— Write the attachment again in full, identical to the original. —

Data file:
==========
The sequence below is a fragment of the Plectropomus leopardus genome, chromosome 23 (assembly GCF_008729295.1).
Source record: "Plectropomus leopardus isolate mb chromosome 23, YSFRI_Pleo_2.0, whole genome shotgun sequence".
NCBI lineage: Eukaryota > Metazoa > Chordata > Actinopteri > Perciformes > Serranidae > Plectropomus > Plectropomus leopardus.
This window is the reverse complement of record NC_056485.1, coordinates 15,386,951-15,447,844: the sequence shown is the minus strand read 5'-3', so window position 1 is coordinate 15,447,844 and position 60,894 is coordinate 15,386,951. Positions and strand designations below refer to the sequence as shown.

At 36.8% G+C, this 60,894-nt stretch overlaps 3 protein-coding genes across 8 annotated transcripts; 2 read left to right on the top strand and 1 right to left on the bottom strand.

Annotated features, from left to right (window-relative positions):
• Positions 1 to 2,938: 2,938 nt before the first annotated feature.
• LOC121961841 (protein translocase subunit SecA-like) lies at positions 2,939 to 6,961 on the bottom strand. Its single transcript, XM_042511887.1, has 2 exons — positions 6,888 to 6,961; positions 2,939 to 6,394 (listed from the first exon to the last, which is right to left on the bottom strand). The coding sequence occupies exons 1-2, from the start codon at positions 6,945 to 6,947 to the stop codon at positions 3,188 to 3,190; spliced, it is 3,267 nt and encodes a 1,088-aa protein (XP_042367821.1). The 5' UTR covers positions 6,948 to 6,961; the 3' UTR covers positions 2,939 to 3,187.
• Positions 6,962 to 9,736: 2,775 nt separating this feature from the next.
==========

The sequence below is a fragment of the Plectropomus leopardus genome, chromosome 23 (assembly GCF_008729295.1).
Source record: "Plectropomus leopardus isolate mb chromosome 23, YSFRI_Pleo_2.0, whole genome shotgun sequence".
NCBI lineage: Eukaryota > Metazoa > Chordata > Actinopteri > Perciformes > Serranidae > Plectropomus > Plectropomus leopardus.
This window is the reverse complement of record NC_056485.1, coordinates 15,386,951-15,447,844: the sequence shown is the minus strand read 5'-3', so window position 1 is coordinate 15,447,844 and position 60,894 is coordinate 15,386,951. Positions and strand designations below refer to the sequence as shown.

At 36.8% G+C, this 60,894-nt stretch overlaps 3 protein-coding genes across 8 annotated transcripts; 2 read left to right on the top strand and 1 right to left on the bottom strand.

Annotated features, from left to right (window-relative positions):
• Positions 1 to 2,938: 2,938 nt before the first annotated feature.
• LOC121961841 (protein translocase subunit SecA-like) lies at positions 2,939 to 6,961 on the bottom strand. Its single transcript, XM_042511887.1, has 2 exons — positions 6,888 to 6,961; positions 2,939 to 6,394 (listed from the first exon to the last, which is right to left on the bottom strand). The coding sequence occupies exons 1-2, from the start codon at positions 6,945 to 6,947 to the stop codon at positions 3,188 to 3,190; spliced, it is 3,267 nt and encodes a 1,088-aa protein (XP_042367821.1). The 5' UTR covers positions 6,948 to 6,961; the 3' UTR covers positions 2,939 to 3,187.
• Positions 6,962 to 9,736: 2,775 nt separating this feature from the next.